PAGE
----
Grandpa who bought the car and locked it away has passed and now his heirs are trying to peddle the scrap iron to somebody who will spend ten times what the car is worth to restore it and then lock it up in another barn to deteriorate.

    When I see large collections of old cars just rotting away I’m convinced that somebody bought the car just to keep somebody else – who might drive and enjoy that car – from having it.

    I did a bit of car show security over the years and I remember a great conversation I had with the owner of a 427 Shelby Cobra. The car was the real deal – not one of the fiberglass kit cars. The Cobra’s owner and I talked about how crude the car was, even by the standards of 1967. It had flat aluminum panels in the trunk, pop rivets and plenty of hose clamps and the owner reminded me that the Cobra was a race car. It was made to go fast and anything else wasn’t necessary. The owner also said that every time he drove the car – about once a month – he lost money. He had plenty of money and could always make more. He couldn’t make another car like that. It was meant to be driven and enjoyed so why not?

  8. I don’t have any safe queens but I do have a rifle that would be a safe queen – if I kept it in the safe.

    It’s a nearly 200 year old Kentucky long rifle. It’s a flintlock that was never converted to cap-n-ball. And though it had been well used back in it’s time, it has not been fired in the 50+ years I have had it.

    It’s a family heirloom so it hangs proudly over my mantle.

    I can think of a couple of other examples. A very good friend of mine who retired from the Louisville PD 28 years ago, offered to sell me, for a very good price, a commemorative 38 special that he had. It is a very nice gun with the LPD logo and other commemorative engravings. It also came with a very nice walnut display case and had never been fired. I turned it down because it doesn’t have the sentimental value for me, and I knew that I would have to take it to the range at least once. I would probably have felt bad about it afterword.

    I was watching a special program the other day about the making of the miniseries “Band of Brothers”. In it, Maj. Richard Winters talked about the 9mm pistol the German officer surrendered to him at the end of the war. He noted that, at the time, the pistol was still new and had never been fired. Maj. Winters, at the time of the interview, still had the pistol and it’s original holster. He also noted that after all those years in his possession, it still had never been fired. That, my friend, is one rare example of an acceptable “safe queen”.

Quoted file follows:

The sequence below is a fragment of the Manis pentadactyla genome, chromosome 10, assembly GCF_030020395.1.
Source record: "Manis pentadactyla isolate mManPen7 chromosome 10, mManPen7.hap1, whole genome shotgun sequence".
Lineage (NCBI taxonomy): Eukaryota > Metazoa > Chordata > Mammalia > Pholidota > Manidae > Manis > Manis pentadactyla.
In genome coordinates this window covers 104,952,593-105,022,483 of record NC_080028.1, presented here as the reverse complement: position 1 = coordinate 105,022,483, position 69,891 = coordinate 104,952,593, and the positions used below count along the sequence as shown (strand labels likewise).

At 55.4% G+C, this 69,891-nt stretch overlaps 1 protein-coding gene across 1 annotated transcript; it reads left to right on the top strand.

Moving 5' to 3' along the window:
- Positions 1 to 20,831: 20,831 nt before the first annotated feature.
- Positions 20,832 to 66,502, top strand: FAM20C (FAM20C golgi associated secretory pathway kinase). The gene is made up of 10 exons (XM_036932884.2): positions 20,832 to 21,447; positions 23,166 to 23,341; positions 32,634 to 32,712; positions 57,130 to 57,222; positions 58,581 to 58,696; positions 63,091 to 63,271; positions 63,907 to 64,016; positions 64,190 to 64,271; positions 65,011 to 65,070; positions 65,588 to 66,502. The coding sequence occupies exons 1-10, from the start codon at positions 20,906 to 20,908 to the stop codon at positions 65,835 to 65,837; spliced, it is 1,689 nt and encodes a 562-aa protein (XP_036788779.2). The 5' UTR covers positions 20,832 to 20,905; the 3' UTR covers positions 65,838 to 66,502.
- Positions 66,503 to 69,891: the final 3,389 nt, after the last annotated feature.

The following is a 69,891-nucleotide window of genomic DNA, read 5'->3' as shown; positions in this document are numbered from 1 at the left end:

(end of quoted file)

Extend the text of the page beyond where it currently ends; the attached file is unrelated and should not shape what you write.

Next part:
1. I think there’s a big difference between “never shoot” and “never sell” guns. I’ve got a few that fall into the never sell category – my Garand, my 686 Smith that was my first duty pistol, dad’s old Mossberg .410 bolt action. The never sell guns are kept for sentimental or historical reasons. I don’t own anything that falls into the never shoot category – I guess that if I owned something that was extremely rare and/or extremely valuable or it had very important meaning to me like Dick Winter’s pistol I’d lock it up in the safe. Right now I have one rifle that I’ve never shot and that’s only because I haven’t gotten to the range lately.

  9. The new owner has 2 choices. He can drive it and enjoy it. Bringing it cars and coffee and FCA track days and tour events and enter a few Concorse events, but to do so, he going to need it fully serviced and 30 year old tires, belts and fluids replaced. then he’s going to need to undo all the damage that 30 years of sitting in garages created. Dry seals, old gas, no lubrication, hard rubber that is no longer flexable, dryed out wiring etc. rough estimate somewhere north of $100 K depending what they uncover. After all that his car will be worth maybe $ 200 K in 10 years

    His other choice – well he can throw the car cover back on and hope to find a greater fool in 5 to 10 years. But a 328 GTS is not a particularly rare or desirable Ferrari and the pool of potential Greater Fool Ferrari wantabe owners is rapidly ageing. in 10 years he might be able to unload it for $200K + but after buyers and seller Auction fees, service costs , etc. he is not like to come out on the plus end.

  10. Ah whatever floats your boat when it comes to what you do with what you buy. But I shoot and drive everything I have like it’s the last time I’ll enjoy it. And you know what? I’m happy with that.

Comments are closed.